Our faith, you see, gives us a comforting way to understand our afflictions. “Happy is the Christian,” Luther said, “who can apply the picture of God as a vine-dresser in hours of distress and trial, when the devil assaults and torments him and the world reviles and defames him as an apostle of the devil. Then he can say, ‘See, I am being fertilized and cultivated as a branch of the vine. All right, dear hoe and clipper, go ahead take away unnecessary leaves. I’ll gladly suffer it, for these are God’s hoes and clippers. They are applied for my good and welfare.’”
God works on us, then, to make us fruitful. We look on whatever we suffer as God’s way of making us more trusting of Christ, more loving, more joyful, kinder, more patient, gentler, and so on.
Fruitfulness is a necessary part of our walk with God, not because we need to earn our own salvations, but because our fruitfulness glorifies the Heavenly Father and it proves that we are disciples of Christ, not among the branches who will be cast away and burned in the fire. God’s loving work prunes us and purifies us and transforms us more and more into the image of our Lord.
The world is a perilous place, though. Temptations abound and there are plenty of false vines for us to get tangled up in. Then, too, our flesh is weak and we may wonder if we throw away the loving restraints that God places upon us. Will we turn out to be one of the fruitless branches that are tossed out?
That isn’t the Lord’s intention for us. Jesus assures us that we are clean now through our faith in him. He obeyed God’s law for us in every way; he defeated the devil on our behalf; he paid the price for our sinfulness and rose again from the dead. His willingness to wipe away our sins will never run out. He declares us to be righteous – just the way he wants us to be – and passes his fruitfulness on to us. He makes us patient and loving; he shares his kindness and self-control with us. He empowers us to remain with him, to stick with him, to abide in faith.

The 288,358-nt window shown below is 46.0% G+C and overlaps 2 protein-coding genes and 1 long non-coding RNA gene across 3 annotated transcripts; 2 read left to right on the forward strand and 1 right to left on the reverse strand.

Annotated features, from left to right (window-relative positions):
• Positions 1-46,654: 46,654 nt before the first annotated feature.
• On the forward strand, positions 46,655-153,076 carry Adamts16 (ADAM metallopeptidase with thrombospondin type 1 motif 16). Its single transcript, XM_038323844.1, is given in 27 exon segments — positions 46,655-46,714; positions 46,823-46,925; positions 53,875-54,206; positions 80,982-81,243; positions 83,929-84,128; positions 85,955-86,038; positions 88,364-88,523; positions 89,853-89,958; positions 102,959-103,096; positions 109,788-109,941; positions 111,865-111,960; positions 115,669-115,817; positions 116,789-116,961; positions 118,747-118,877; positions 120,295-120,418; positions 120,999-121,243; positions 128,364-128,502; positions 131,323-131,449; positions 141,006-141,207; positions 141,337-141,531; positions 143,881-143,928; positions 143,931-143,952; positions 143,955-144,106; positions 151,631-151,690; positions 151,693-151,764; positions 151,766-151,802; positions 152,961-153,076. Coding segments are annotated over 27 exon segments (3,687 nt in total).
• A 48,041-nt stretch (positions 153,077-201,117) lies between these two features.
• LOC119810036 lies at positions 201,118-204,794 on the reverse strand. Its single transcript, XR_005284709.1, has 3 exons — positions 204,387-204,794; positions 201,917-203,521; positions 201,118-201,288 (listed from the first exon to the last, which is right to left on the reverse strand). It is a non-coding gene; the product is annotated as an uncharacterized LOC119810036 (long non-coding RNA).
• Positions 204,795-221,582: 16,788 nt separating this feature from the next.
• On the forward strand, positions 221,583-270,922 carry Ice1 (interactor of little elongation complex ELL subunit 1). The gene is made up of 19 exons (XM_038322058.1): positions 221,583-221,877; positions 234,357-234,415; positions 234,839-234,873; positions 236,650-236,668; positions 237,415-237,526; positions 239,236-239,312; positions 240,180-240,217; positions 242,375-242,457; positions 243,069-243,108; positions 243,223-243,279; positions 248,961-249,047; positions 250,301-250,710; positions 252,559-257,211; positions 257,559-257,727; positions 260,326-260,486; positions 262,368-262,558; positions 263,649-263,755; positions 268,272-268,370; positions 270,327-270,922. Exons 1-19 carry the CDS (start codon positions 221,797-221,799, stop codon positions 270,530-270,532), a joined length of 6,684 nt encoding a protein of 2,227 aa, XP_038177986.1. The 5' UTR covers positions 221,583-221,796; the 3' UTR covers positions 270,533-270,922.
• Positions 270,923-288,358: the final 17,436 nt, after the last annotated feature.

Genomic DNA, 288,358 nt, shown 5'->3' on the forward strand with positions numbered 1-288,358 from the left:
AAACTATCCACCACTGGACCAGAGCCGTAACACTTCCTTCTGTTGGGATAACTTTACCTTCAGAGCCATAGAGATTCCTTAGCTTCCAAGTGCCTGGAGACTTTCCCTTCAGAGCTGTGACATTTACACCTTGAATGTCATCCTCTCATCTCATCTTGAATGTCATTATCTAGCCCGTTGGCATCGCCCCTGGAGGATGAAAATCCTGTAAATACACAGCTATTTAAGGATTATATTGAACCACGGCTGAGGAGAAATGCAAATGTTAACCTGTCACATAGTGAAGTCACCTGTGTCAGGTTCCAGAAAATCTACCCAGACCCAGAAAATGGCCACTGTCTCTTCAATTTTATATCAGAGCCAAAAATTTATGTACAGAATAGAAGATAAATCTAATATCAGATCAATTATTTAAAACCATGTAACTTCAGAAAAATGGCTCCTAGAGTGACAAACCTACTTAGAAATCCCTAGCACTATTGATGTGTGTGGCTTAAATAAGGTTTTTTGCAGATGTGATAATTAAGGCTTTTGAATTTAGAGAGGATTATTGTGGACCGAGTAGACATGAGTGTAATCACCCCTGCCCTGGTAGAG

He doesn’t ask us to do anything that’s too hard for us. We keep on reading the Bible regularly and coming to worship on Sundays. Many folks think about gardens at this time of year. As a result of weeding and planting and watering, a garden grows to abundance. So the Holy Spirit works on us. God uses our Sunday worship and our daily Bible reading to prune us and make our lives with him fruitful and abundant.
Another aid to fruitfulness is our daily prayers. “If you remain in me, and my words remain in you, ask whatever you will, and it shall be done for you.” God gives us the privilege of coming to him at any time. He surrounds us with his love, including the times when he prunes us by shaking us up. He is good company and the experience of his presence strengthens us to cope with the times when the world strikes at us with special ferocity. We talk to the Lord about our joys and our griefs, about our fears, and about the small things of each day that contribute to our happiness or make us uneasy. We talk to him as we work in the kitchen or sit by ourselves or when we are busy with some task that doesn’t take a lot of concentration. We ask him to make us fruitful, remembering that he is in us and guiding us even at the times when we aren’t aware of him.
We remember, too, that there are different kinds of prayer – prayers of praise and prayers of request, prayers in which we ask forgiveness and the moments of stillness when we turn ourselves over to God and invite him to be with us, to use us and to keep on making us fruitful. And if it ever happens that we’re tangled up in worldly affairs, we ask the Heavenly Father to prune us and make us right again for his vineyard, trusting that whatever shaking up we undergo as he pulls away dead branches will be good for us.
We live in the world and in God’s vineyard at the same time. He overcame the world through his Son and his actions of pruning make his victory more visible in us. Good Christian fruit grows in us because we remain in him. We stay in his Word and we remember to say our prayers. We welcome whatever he does with us and we rejoice in the hope that he will keep us fruitful and flourishing in his vineyard. In Jesus’ Name. AMEN.
The peace of God that passes all understanding keep your hearts and minds in the knowledge of Christ Jesus. AMEN.